Coordination-oriented architecture for large software systems.

Description
Title: Coordination-oriented architecture for large software systems.
Authors: Coifan, Gabriel M.
Date: 1999
Abstract: After nearly fifty years of existence, software development. evolved from craftsmanship to science, only lately breaking grounds towards an engineering discipline. The last ten years brought along a tremendous development of the software industry, fueled by a multitude of factors like the exponential increase in the computing power (associated with lower costs), combined though with increasing user needs, expectations, and increasing costs of software development. This rapid advance caught the software community ill prepared and suddenly uncovered what proved to be the two most important problems of the software industry today: how to derive proper requirements for a wide class of applications and how to handle the complexity of the solution. A number of significant attempts have been made so far in order to cope with complexity; taken chronologically, modularization and information hiding, object orientation, design patterns and software architectures are the most popular of them. None of them is complete; for good design one needs to have, along with the appropriate structure, the matching design methodologies, processes and tools. Development of more reliable software at a reasonable cost is more and more of a problem; today's demands from software products outgrow development capabilities. By analogy with more established engineering fields, it is clear that one needs disciplined and well defined requirement management, design and implementation methodologies in order to develop quality software. The purpose of the thesis is to introduce coordination-based design, as a step forward towards managing software complexity on the architectural level and improving non-functional characteristics of software systems: reliability, efficiency, maintainability, and usability. We also provide a critical view on basic ideas, trends and terminology in Software Architecture, develop a framework to define the need for Software Architecture and properly place it in the design context.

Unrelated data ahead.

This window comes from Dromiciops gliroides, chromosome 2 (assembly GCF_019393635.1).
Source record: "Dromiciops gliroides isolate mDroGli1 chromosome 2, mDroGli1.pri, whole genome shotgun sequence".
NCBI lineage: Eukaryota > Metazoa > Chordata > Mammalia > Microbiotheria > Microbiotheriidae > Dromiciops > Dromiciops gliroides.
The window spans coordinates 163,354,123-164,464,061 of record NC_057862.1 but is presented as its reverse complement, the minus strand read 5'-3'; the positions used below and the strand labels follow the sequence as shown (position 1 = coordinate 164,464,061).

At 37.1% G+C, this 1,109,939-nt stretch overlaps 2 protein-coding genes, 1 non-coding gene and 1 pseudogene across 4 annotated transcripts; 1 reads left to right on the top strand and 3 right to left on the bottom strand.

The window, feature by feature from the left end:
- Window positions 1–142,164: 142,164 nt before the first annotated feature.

URL: http://hdl.handle.net/10393/8922
http://dx.doi.org/10.20381/ruor-7557
CollectionTh├Ęses, 1910 - 2010 // Theses, 1910 - 2010
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